The healthcare system in Cyprus has both private and state provisions, but the standard overall is good. Many of the doctors typically train overseas, and it’s common for them to speak at least a basic level of English. As a general rule of thumb, standards are better in the south of Cyprus than in the north.
The state healthcare is a complicated affair, and it’s divided up into three groups: those who can receive treatment for free, those who pay a low cost and others who pay the full price.
Cypriots and EU nationals are eligible for the first two categories, but their income and number of personal dependants will determine whether they receive treatment free or at a low cost.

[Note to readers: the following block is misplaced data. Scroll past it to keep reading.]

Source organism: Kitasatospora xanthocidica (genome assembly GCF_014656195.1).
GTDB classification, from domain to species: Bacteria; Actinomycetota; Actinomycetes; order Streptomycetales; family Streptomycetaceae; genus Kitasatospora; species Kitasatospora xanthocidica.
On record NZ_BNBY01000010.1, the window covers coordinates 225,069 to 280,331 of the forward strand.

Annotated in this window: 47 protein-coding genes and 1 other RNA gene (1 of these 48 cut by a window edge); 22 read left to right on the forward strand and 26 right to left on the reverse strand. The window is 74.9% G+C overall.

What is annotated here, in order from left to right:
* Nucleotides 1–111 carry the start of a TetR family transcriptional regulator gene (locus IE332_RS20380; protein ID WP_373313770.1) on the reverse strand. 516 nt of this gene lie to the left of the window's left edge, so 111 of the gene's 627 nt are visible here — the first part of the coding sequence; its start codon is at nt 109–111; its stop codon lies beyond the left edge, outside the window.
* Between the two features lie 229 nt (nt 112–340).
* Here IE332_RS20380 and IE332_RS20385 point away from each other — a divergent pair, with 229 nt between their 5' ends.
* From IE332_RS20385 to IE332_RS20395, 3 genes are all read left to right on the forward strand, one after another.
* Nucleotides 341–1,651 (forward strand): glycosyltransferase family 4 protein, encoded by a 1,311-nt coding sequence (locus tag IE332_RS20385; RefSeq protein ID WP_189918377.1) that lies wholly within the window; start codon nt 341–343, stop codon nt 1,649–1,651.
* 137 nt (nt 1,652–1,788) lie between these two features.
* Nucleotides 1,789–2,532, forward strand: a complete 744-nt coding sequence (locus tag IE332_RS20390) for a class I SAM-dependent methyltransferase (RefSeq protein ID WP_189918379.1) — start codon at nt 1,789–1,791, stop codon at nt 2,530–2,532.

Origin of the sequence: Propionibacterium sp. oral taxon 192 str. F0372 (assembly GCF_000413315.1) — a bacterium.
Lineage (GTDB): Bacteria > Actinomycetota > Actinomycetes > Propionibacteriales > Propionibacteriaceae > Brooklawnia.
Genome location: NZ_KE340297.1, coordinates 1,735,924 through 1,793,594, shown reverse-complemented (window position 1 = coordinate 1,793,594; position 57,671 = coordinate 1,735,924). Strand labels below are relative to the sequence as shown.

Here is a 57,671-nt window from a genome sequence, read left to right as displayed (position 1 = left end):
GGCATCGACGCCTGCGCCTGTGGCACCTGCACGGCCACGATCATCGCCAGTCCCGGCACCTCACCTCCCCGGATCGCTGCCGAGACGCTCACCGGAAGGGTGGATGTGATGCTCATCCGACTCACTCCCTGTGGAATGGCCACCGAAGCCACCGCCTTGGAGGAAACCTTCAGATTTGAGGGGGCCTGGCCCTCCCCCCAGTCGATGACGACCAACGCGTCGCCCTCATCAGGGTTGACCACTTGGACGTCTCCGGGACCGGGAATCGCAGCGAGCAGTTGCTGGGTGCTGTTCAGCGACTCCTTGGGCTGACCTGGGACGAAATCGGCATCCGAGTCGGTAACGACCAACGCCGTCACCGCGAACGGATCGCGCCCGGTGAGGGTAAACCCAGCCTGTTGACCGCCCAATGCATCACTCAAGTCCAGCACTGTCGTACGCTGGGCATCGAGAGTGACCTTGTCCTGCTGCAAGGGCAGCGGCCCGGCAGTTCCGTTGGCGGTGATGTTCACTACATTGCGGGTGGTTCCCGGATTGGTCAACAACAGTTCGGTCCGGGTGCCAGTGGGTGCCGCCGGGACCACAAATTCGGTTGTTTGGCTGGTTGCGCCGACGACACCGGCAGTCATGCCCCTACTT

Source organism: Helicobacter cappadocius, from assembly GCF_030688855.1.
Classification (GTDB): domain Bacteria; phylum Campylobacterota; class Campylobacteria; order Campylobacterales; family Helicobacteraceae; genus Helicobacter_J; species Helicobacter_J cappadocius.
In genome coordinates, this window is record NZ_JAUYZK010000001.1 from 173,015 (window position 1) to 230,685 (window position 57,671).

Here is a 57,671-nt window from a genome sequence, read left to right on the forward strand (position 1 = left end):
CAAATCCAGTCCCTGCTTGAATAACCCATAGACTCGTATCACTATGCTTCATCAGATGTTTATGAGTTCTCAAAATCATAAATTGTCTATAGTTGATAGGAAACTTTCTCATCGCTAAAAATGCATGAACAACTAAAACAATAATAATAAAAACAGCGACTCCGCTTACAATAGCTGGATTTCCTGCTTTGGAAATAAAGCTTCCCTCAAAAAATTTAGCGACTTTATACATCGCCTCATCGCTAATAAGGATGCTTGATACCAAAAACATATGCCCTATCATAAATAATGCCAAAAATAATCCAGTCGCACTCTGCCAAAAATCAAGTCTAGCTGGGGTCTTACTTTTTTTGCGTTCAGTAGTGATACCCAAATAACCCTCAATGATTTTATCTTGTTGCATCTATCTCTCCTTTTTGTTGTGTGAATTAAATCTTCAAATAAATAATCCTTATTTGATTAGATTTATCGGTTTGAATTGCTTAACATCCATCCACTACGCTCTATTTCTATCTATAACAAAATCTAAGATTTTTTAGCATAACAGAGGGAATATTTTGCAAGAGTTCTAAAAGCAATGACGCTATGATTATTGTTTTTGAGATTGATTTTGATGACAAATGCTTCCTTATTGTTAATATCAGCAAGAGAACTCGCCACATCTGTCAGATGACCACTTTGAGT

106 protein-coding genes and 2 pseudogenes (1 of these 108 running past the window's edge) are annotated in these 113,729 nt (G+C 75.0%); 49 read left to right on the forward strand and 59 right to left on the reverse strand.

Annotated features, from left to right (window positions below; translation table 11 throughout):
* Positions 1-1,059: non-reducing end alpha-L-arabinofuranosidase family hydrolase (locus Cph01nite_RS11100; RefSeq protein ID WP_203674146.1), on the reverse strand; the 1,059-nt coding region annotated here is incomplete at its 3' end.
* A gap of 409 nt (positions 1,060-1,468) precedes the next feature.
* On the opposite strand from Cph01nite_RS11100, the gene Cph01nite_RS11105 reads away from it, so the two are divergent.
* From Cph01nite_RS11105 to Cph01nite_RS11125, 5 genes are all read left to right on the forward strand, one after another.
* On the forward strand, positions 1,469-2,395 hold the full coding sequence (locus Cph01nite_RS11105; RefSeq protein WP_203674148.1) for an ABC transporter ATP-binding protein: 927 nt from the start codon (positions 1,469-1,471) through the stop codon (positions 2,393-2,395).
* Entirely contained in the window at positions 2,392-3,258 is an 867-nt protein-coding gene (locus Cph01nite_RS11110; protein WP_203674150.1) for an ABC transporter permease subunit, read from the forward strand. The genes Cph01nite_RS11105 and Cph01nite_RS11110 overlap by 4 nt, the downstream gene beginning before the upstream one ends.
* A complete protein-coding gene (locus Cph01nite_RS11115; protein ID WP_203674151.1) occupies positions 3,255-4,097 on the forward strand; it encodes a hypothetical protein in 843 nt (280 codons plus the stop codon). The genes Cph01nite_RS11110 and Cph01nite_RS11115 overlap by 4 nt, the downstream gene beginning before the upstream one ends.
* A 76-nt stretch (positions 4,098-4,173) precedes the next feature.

Visitors from outside the EU will not qualify for state healthcare and must, therefore, take out private healthcare. Residents who don’t qualify for the free healthcare often also take out a separate cover to top up the treatment they are eligible to receive.
Compulsory contributions from workers, set at a rate of 6.3%, with additional contributions from the employer, fund the healthcare system. Around 83% of people living in Cyprus will qualify for free or low-cost treatment.
The number to call for emergency services in Cyprus is 199. Alternatively, you can call 112 which is the universal emergency services number for all European countries.